Uber slapped with a $148 million fine over 2016 data breach cover up attempt
- Uber previosuly paid a sum of $100,000 to hackers to delete data breached and maintain silence about the incident.
- Uber also failed to implement proper security measures to safeguard its users’ information.
The California Attorney General’s Office has reported that Uber will pay a sum of $148 million as part of a settlement with 50 US states. The ride-hailing firm was fined the massive amount for violating data breach laws by attempting to hush up its 2016 data breach that impacted around 57 million riders and drivers.
The penalty is the largest multistate penalty ever to be imposed by state authorities for a data breach. As per the last year’s statement by Dara Khosrowshahi, the CEO of Uber, the firm came to know about the breach a year after the attack took place. The breach was caused by two outsiders, who had gained unauthorized access to users’ data stored on a third-party cloud-based service.
The breach compromised data including the names and driver’s licenses of around 600,000 drivers in the United States. In addition, names, email addresses and mobile numbers of riders and drivers as well were also stolen by the hackers.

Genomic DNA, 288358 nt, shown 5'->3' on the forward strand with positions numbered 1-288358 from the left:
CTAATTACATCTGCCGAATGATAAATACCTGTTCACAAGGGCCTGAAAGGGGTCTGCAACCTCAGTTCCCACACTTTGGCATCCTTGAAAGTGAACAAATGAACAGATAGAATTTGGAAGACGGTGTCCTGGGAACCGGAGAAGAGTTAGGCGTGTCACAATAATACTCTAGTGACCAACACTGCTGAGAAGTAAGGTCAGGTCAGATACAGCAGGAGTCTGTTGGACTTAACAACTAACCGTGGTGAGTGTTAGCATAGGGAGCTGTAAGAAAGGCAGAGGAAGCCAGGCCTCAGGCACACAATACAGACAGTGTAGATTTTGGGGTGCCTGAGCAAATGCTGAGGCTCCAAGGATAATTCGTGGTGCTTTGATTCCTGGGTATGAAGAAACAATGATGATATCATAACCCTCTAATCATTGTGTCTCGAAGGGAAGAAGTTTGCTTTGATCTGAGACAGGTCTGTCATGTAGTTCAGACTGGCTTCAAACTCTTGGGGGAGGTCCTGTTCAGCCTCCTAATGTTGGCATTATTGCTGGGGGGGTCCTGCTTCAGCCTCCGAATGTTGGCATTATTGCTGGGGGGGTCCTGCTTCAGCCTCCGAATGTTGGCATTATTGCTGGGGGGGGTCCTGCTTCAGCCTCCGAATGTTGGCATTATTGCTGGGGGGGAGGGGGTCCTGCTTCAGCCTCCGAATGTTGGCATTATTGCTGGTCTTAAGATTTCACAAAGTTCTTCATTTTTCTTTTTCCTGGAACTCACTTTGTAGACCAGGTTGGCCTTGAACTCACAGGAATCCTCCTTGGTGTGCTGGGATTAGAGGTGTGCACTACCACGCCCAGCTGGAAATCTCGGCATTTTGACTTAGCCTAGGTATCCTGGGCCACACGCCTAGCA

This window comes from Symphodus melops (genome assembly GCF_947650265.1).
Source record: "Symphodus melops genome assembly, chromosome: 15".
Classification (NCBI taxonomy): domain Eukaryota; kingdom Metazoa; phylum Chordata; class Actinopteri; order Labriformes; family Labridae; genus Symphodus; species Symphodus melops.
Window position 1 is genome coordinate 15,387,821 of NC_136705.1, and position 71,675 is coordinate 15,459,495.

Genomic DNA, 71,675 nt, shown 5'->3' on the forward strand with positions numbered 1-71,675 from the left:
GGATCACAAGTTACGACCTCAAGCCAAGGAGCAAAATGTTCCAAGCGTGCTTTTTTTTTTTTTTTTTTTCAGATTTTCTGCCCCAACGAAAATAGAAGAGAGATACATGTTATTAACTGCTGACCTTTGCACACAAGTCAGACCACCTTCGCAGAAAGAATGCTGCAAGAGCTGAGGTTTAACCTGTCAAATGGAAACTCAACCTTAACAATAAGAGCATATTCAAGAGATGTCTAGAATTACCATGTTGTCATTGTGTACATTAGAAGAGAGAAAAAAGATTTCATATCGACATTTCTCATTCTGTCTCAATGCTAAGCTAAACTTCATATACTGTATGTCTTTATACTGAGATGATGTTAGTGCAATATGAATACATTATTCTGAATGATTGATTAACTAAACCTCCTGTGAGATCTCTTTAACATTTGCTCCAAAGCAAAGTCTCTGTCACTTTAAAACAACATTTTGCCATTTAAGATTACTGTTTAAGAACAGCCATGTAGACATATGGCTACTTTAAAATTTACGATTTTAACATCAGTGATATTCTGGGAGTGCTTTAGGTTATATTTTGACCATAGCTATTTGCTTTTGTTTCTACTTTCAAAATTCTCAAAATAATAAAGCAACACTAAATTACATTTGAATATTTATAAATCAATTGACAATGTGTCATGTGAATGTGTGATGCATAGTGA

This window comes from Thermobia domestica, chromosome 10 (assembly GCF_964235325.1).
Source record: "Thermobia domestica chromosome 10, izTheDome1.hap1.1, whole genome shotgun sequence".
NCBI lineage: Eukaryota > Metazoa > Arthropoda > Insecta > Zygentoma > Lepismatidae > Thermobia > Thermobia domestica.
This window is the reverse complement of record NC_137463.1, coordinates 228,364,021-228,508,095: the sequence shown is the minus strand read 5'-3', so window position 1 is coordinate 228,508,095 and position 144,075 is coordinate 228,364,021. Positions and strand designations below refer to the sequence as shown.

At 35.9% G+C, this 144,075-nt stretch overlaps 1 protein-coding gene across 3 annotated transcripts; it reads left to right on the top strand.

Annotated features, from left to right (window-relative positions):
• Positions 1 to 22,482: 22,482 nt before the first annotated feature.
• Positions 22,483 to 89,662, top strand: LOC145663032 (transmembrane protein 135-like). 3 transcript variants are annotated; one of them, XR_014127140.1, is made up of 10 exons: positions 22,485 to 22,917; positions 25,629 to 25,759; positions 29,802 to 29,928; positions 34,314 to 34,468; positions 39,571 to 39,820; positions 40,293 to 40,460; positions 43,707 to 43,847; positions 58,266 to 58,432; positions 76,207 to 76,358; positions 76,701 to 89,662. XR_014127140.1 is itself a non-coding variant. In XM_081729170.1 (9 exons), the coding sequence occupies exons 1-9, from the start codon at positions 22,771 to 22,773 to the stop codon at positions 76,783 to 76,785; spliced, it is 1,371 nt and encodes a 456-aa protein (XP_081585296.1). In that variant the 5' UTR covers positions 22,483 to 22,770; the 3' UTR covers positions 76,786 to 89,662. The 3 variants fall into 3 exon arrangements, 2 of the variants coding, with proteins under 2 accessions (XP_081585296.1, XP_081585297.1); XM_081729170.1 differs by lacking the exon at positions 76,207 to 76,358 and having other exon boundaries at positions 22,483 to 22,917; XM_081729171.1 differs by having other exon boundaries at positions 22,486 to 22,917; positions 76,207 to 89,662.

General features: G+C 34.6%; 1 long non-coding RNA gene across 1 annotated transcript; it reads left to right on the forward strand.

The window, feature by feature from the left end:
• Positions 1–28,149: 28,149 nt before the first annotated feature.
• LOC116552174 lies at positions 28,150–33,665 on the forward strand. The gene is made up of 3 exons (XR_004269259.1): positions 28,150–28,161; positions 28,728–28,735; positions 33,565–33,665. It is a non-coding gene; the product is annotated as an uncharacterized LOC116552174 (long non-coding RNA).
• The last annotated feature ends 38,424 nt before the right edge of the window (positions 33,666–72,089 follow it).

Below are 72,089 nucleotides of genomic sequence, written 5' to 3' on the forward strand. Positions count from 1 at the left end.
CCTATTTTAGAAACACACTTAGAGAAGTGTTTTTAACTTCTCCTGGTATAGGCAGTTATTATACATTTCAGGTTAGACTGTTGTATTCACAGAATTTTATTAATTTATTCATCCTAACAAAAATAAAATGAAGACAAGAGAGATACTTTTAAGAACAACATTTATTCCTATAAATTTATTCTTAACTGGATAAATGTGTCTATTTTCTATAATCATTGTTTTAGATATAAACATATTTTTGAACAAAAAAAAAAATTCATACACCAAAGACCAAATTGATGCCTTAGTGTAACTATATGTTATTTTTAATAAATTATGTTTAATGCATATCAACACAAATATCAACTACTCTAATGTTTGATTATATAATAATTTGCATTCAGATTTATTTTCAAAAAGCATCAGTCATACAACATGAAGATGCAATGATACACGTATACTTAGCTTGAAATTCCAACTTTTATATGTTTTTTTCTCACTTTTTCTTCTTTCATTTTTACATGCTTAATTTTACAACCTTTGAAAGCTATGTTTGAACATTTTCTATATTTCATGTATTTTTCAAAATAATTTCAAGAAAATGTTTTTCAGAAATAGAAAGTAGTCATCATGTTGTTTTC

However, during the investigation, it was discovered that Uber had paid a sum of $100,000 to the hackers to delete the breached data and maintain silence about the breach.
"Uber's decision to cover up this breach was a blatant violation of the public's trust,” said California Attorney General Xavier Becerra, CNBC reported. “The company failed to safeguard user data and notify authorities when it was exposed. Consistent with its corporate culture at the time, Uber swept the breach under the rug in deliberate disregard of the law.
Meanwhile, Tony West, Uber’s chief legal officer, defended the company, arguing that he had “spent the day calling various state and federal regulators to discuss the 2016 data incident the company had just disclosed.”
Uber acknowledged its blunder and agreed to reach a settlement with the attorney general of all 50 states and the District of Columbia.
“The commitments we’re making in this agreement are in line with our focus on both physical and digital safety for our customers, as exemplified by our recent announcement of a host of safety and security improvements and our recent hiring of experts like Ruby Zefo as Chief Privacy Officer and Matt Olsen as Chief Trust & Security Officer,” said West in a blog post.
As a part of the settlement, Uber will also be required to make changes to its security practices. This includes undergoing third-party audits and organizing programs to train employees about ethics violations.